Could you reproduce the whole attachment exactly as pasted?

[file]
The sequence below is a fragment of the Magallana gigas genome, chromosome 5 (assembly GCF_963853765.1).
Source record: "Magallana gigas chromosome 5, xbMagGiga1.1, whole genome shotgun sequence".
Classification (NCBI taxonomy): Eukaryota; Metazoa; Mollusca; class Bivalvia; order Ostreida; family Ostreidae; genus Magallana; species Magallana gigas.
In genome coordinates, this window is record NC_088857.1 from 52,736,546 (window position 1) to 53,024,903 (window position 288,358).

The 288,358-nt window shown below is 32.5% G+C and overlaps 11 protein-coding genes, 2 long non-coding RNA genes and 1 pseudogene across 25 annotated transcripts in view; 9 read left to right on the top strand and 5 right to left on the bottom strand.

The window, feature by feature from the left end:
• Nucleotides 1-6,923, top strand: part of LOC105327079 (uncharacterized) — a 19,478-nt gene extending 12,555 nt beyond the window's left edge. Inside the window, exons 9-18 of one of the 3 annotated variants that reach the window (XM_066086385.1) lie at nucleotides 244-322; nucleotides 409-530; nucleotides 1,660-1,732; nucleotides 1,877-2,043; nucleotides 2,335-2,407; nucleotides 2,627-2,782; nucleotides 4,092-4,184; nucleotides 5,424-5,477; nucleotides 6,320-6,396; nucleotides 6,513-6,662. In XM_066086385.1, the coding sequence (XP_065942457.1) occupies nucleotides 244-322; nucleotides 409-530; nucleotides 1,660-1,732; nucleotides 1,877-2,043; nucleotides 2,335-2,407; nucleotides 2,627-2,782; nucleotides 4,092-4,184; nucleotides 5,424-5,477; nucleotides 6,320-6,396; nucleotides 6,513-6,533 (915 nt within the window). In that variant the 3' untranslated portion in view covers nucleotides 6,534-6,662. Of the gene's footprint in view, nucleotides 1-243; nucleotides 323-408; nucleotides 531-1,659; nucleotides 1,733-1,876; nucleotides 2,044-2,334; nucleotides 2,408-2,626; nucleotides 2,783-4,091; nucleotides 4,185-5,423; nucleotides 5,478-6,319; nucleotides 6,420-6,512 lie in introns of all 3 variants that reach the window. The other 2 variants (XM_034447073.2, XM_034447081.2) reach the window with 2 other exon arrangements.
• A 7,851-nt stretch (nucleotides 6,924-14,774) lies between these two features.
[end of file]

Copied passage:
The sequence below is a fragment of the Magallana gigas genome, chromosome 5 (assembly GCF_963853765.1).
Source record: "Magallana gigas chromosome 5, xbMagGiga1.1, whole genome shotgun sequence".
Classification (NCBI taxonomy): Eukaryota; Metazoa; Mollusca; class Bivalvia; order Ostreida; family Ostreidae; genus Magallana; species Magallana gigas.
In genome coordinates, this window is record NC_088857.1 from 52,736,546 (window position 1) to 53,024,903 (window position 288,358).

The 288,358-nt window shown below is 32.5% G+C and overlaps 11 protein-coding genes, 2 long non-coding RNA genes and 1 pseudogene across 25 annotated transcripts in view; 9 read left to right on the top strand and 5 right to left on the bottom strand.

The window, feature by feature from the left end:
• Nucleotides 1-6,923, top strand: part of LOC105327079 (uncharacterized) — a 19,478-nt gene extending 12,555 nt beyond the window's left edge. Inside the window, exons 9-18 of one of the 3 annotated variants that reach the window (XM_066086385.1) lie at nucleotides 244-322; nucleotides 409-530; nucleotides 1,660-1,732; nucleotides 1,877-2,043; nucleotides 2,335-2,407; nucleotides 2,627-2,782; nucleotides 4,092-4,184; nucleotides 5,424-5,477; nucleotides 6,320-6,396; nucleotides 6,513-6,662. In XM_066086385.1, the coding sequence (XP_065942457.1) occupies nucleotides 244-322; nucleotides 409-530; nucleotides 1,660-1,732; nucleotides 1,877-2,043; nucleotides 2,335-2,407; nucleotides 2,627-2,782; nucleotides 4,092-4,184; nucleotides 5,424-5,477; nucleotides 6,320-6,396; nucleotides 6,513-6,533 (915 nt within the window). In that variant the 3' untranslated portion in view covers nucleotides 6,534-6,662. Of the gene's footprint in view, nucleotides 1-243; nucleotides 323-408; nucleotides 531-1,659; nucleotides 1,733-1,876; nucleotides 2,044-2,334; nucleotides 2,408-2,626; nucleotides 2,783-4,091; nucleotides 4,185-5,423; nucleotides 5,478-6,319; nucleotides 6,420-6,512 lie in introns of all 3 variants that reach the window. The other 2 variants (XM_034447073.2, XM_034447081.2) reach the window with 2 other exon arrangements.
• A 7,851-nt stretch (nucleotides 6,924-14,774) lies between these two features.